Through the Tunnel

by Doris Lessing

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Why does Jerry yield to his mother's demand at the end of "Through the Tunnel"?

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The final words in the story best summarise why Jerry did not challenge his mother's instruction that he should not go swimming any more that day:

It was no longer of the least importance to go to the bay.

The reason for this is that he had just gone through an extremely difficult trial that he had put himself through. He had almost lost his life and had to overcome his fear and tremendous difficulties to complete the arduous task that he had set himself.

The reason why Jerry had imposed this amazingly strenuous task on himself was that he had to regain the dignity he lost when a number of older boys humiliated him when they swam away from him during his visit to a wild bay. They had been diving into the water and swimming through an underwater tunnel running through a rock.

Jerry's attempts at diving were quite pathetic because the salt water stung his eyes. He could see the boys' disapproval when he tried to prove his worth by performing some foolish tricks and he felt ashamed. His attempt at speaking their language was also ignored and they later left him alone. Their rejection so humiliated him that he cried copiously.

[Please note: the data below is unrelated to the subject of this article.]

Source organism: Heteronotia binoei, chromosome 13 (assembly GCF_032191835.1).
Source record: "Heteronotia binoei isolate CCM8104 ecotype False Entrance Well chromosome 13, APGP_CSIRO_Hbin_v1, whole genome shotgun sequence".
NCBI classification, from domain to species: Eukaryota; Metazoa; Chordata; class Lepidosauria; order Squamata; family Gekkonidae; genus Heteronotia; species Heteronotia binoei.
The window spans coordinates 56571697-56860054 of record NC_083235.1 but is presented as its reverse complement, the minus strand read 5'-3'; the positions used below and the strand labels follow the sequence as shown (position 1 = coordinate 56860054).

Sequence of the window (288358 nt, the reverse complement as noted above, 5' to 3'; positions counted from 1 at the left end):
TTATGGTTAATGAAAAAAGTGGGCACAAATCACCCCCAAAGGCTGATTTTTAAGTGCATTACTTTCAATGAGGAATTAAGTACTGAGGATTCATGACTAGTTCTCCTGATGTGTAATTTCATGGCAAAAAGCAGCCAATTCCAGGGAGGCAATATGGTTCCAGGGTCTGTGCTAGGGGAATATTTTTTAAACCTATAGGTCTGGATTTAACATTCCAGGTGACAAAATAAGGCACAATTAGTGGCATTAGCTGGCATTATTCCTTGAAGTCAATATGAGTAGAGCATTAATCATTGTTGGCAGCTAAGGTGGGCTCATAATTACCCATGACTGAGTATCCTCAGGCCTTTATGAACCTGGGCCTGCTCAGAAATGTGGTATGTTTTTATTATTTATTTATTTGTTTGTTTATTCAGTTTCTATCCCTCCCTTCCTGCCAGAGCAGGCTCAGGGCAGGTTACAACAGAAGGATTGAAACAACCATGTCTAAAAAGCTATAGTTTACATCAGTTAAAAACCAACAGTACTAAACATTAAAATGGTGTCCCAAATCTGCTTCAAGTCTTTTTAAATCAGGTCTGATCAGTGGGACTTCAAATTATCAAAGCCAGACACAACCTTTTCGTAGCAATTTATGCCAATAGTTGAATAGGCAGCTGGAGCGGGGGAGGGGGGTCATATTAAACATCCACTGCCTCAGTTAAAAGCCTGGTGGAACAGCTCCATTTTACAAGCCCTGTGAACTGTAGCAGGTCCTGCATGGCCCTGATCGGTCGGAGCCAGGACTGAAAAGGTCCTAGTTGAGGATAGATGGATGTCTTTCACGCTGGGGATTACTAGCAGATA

It became imperative for Jerry to prove himself the boys' equal and he asked his mother to buy him a pair of swimming goggles. He returned to the rocks and persistently tried swimming through the tunnel. Two days before the end of their vacation, he decided that he had to succeed on that day. There would be no other. In the process, he had to overcome tremendous obstacles: he was afraid, his nose had been bleeding and the tunnel was narrow, but he refused to give up.

Jerry had taken an amazing risk, but his persistence paid off. He finally got through the tunnel, and almost lost consciousness during his struggle. When he finally got through, his eyes and nose were bleeding, but he was generally fine. His achievement was a source of tremendous pride for him. He had proven that he was the boys' equal and that their rejection had been an oversight.

With his self-respect restored, Jerry had nothing more to prove and going back to the beach to swim was, therefore, not an issue any more. 

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In Doris Lessing's "Through the Tunnel" the conflicting forces of the authority of Jerry's mother and her son's freedom move the plot throughout the story. However, after Jerry practices holding his breath and finally succeeds in swimming through the underwater tunnel he completes his rite of passage and feels the equal of the older boys who have shunned him earlier. Consequently,

[H]e did not want them.  He wanted nothing but to get back home and lie down.

When Jerry returns home, he is simply ready to rest after his exhausting venture. But, he does want to inform his mother of his accomplishment; and, when she urges him to not overdo his swimming challenges, she

was ready for a battle of wills, but he gave in at once. It was no longer of the least importance to go to the bay.

Jerry no long has anything to prove because he knows that he is capable of doing whatever the older boys do, and he feels he has matured now and is no longer a young boy. Therefore, he acquiesces to his mother's wishes which do not carry the importance he once attached to them.   

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